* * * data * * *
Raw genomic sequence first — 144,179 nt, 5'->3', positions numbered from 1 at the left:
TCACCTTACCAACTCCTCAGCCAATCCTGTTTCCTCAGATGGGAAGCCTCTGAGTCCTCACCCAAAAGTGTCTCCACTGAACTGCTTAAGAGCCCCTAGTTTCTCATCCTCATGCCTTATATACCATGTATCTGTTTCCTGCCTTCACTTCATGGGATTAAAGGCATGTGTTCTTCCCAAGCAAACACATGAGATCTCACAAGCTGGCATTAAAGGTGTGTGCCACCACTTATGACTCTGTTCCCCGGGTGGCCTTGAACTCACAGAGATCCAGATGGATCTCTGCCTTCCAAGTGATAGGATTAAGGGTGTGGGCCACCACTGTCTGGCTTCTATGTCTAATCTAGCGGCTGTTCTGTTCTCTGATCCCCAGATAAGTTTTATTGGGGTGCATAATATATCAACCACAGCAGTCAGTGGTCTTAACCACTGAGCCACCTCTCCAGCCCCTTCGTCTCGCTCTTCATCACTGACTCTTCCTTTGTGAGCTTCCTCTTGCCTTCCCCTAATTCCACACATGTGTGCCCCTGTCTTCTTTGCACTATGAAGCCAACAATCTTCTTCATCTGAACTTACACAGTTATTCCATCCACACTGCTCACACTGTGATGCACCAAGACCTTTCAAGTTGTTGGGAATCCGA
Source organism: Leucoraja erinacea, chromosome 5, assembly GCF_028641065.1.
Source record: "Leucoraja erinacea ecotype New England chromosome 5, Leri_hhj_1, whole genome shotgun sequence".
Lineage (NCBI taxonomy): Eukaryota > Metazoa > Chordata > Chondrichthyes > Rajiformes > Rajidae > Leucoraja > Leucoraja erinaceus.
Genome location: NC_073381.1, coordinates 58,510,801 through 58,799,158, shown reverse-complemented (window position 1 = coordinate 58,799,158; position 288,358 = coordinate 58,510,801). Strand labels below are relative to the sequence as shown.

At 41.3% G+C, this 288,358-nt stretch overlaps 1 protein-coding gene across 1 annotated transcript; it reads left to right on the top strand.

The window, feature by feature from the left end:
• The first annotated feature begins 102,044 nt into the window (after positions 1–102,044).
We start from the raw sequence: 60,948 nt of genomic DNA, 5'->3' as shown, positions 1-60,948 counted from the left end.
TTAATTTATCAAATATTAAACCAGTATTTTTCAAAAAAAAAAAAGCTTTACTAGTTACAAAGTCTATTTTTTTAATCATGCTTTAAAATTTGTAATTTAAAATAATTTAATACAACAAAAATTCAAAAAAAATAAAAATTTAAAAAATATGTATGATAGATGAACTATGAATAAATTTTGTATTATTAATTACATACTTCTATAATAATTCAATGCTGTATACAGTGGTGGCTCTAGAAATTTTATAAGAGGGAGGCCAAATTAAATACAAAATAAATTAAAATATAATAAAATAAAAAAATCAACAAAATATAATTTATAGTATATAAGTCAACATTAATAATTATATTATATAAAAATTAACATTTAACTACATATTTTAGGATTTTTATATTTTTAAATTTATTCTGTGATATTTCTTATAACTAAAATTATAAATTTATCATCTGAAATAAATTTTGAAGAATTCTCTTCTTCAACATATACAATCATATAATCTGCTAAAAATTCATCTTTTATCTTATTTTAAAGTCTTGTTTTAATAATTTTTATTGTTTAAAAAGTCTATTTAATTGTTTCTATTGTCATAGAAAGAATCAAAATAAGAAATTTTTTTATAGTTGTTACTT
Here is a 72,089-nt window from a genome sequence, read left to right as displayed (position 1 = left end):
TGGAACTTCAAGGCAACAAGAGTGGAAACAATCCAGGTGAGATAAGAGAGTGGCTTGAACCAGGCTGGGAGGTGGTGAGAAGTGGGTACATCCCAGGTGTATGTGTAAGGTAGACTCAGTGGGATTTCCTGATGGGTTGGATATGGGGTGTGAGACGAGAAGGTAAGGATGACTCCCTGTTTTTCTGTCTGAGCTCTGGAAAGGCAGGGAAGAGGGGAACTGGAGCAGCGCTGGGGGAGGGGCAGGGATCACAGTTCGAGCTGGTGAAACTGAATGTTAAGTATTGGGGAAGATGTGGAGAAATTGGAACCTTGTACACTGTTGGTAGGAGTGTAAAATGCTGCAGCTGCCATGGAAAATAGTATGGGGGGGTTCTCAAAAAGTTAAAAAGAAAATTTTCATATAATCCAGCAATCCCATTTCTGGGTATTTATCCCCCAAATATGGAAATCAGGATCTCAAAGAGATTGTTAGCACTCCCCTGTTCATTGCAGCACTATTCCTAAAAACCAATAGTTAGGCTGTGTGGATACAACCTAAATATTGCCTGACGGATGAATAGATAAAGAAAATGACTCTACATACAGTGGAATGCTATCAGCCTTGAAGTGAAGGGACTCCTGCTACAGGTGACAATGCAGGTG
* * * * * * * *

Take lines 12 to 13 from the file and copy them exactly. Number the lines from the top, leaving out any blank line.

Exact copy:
Here is a 72,089-nt window from a genome sequence, read left to right as displayed (position 1 = left end):
TGGAACTTCAAGGCAACAAGAGTGGAAACAATCCAGGTGAGATAAGAGAGTGGCTTGAACCAGGCTGGGAGGTGGTGAGAAGTGGGTACATCCCAGGTGTATGTGTAAGGTAGACTCAGTGGGATTTCCTGATGGGTTGGATATGGGGTGTGAGACGAGAAGGTAAGGATGACTCCCTGTTTTTCTGTCTGAGCTCTGGAAAGGCAGGGAAGAGGGGAACTGGAGCAGCGCTGGGGGAGGGGCAGGGATCACAGTTCGAGCTGGTGAAACTGAATGTTAAGTATTGGGGAAGATGTGGAGAAATTGGAACCTTGTACACTGTTGGTAGGAGTGTAAAATGCTGCAGCTGCCATGGAAAATAGTATGGGGGGGTTCTCAAAAAGTTAAAAAGAAAATTTTCATATAATCCAGCAATCCCATTTCTGGGTATTTATCCCCCAAATATGGAAATCAGGATCTCAAAGAGATTGTTAGCACTCCCCTGTTCATTGCAGCACTATTCCTAAAAACCAATAGTTAGGCTGTGTGGATACAACCTAAATATTGCCTGACGGATGAATAGATAAAGAAAATGACTCTACATACAGTGGAATGCTATCAGCCTTGAAGTGAAGGGACTCCTGCTACAGGTGACAATGCAGGTG